Since our prenatal care providers did more in-depth screening once we knew Leah would have Down Syndrome, we were aware that Leah would need surgery after birth – but we were totally caught off-guard when her doctors told us she would likely be in the hospital for 5 months before the repair could even begin, and that wasn’t even accounting for recovery time. We didn’t know what to do but we knew we needed to be by Leah’s side. It was a difficult situation. As a state employee Mandy did not receive the state-funded disability and maternity benefits that keep most California workers afloat during times of pregnancy, parental bonding time and family medical leave. Additionally, two days before Leah was born I found myself in the emergency room due to a neurological condition that causes stomach paralysis. I lost 50 lbs in just a few months and was too sick to work. In September I had an abdominal surgery to help me manage this difficult condition, and thankfully after a while I stopped losing weight and have been able to start eating some solid foods again. But for a long time after Leah’s birth, I was very ill.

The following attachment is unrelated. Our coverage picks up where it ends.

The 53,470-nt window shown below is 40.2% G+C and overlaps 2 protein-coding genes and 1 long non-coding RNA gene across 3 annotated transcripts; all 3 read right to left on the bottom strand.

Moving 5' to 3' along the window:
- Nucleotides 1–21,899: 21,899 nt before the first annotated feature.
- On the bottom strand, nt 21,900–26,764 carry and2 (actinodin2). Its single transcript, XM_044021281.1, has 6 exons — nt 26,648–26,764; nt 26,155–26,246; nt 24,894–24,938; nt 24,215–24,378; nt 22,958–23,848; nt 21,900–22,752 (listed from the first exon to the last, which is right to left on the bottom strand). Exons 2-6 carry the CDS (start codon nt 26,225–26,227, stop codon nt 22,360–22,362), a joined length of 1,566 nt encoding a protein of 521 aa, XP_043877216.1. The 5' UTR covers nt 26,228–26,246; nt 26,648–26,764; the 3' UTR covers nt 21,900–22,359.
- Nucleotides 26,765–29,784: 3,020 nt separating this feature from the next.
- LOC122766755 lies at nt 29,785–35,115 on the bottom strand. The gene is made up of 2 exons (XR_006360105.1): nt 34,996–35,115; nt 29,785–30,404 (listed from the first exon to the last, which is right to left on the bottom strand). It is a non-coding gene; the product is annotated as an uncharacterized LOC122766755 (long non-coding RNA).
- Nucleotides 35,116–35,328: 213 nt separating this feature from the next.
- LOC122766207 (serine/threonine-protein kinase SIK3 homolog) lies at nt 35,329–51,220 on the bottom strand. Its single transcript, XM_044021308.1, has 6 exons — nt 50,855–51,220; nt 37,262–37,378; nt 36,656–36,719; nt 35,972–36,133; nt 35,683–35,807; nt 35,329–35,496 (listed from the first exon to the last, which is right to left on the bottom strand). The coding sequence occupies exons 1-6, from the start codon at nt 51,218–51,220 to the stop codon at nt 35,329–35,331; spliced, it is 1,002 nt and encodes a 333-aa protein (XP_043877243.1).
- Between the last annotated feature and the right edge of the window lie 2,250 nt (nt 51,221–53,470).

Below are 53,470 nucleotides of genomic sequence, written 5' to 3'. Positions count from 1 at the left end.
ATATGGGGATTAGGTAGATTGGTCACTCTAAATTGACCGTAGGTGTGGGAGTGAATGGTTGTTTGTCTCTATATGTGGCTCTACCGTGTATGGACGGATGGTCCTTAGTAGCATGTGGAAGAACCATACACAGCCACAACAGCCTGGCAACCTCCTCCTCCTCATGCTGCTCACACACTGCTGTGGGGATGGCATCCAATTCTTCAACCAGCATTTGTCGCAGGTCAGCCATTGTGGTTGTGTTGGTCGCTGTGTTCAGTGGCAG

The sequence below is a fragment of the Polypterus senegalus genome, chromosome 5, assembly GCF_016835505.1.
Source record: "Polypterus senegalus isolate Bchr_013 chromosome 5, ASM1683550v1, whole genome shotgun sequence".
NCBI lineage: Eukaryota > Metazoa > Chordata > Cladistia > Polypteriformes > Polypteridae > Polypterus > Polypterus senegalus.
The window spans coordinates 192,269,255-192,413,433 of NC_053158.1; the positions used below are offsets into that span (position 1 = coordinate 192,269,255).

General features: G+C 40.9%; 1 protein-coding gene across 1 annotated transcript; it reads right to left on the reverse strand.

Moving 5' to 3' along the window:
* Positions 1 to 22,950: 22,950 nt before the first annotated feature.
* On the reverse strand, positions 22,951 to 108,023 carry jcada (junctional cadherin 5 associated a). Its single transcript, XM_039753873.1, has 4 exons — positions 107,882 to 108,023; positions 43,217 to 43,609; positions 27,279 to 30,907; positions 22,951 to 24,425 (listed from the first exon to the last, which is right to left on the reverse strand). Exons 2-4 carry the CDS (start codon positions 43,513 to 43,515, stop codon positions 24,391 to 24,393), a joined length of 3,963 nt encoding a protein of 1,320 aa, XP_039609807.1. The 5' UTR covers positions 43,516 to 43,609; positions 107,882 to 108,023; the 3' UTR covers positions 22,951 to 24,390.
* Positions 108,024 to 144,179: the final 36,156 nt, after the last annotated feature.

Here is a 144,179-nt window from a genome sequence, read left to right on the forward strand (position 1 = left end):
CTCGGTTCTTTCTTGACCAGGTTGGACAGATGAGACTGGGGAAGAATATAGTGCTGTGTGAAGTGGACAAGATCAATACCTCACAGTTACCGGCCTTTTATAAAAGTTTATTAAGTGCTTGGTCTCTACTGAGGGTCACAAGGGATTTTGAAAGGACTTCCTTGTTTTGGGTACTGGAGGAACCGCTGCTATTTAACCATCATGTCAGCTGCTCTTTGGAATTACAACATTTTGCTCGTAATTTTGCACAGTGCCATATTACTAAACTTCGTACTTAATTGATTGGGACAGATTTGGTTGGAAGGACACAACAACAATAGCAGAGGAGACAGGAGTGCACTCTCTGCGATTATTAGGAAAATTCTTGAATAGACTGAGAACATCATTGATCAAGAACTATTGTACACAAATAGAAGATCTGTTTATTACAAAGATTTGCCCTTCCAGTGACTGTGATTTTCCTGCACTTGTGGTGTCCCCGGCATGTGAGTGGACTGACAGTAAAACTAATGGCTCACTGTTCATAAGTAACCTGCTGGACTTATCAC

In response to our precarious situation, a dear friend started a GoFundMe page to help defray the costs of staying nearby the hospital, including temporary housing and related living expenses as well as our existing financial obligations. Thanks to the generous outpouring of contributions from our friends, family, community, and even perfect strangers, we were able to be by Leah’s side throughout her stay in the intensive care unit. We know that not everybody is so lucky; we met parents who, due to family and work obligations, were only able to see their babies for a couple of hours a day or even just a couple of days per week. Thanks to you, Leah never saw a day go by that didn’t include her Mommies by her side (or at least one mommy, when I was going through and recovering from surgery!). We will be grateful for that gift forever.